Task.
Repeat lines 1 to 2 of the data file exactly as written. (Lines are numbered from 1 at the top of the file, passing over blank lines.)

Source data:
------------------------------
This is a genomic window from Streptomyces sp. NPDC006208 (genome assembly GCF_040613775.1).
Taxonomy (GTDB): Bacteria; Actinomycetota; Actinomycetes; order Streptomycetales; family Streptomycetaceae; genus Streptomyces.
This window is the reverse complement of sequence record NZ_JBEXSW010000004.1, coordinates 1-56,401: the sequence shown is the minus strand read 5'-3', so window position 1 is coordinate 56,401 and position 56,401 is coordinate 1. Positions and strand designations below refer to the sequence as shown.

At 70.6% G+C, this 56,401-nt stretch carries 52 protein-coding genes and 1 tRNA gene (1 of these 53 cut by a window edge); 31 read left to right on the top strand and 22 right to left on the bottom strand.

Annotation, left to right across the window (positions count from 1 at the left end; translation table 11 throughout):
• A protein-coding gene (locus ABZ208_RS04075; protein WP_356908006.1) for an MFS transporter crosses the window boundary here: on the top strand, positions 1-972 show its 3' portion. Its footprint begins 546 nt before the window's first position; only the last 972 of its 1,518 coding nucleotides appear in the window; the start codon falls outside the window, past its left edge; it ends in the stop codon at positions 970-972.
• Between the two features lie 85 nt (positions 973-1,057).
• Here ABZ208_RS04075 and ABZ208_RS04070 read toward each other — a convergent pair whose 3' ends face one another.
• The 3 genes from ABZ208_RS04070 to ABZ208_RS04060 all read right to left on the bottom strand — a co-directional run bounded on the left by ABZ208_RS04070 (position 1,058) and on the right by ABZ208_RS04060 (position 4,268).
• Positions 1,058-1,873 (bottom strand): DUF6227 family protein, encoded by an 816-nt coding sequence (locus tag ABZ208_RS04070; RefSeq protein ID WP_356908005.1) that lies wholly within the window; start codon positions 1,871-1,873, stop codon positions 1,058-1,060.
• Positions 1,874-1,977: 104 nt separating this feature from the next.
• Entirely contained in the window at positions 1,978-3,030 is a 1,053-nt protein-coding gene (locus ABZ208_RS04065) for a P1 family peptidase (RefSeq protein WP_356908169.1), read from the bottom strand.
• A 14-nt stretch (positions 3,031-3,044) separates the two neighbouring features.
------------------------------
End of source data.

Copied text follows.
This is a genomic window from Streptomyces sp. NPDC006208 (genome assembly GCF_040613775.1).
Taxonomy (GTDB): Bacteria; Actinomycetota; Actinomycetes; order Streptomycetales; family Streptomycetaceae; genus Streptomyces.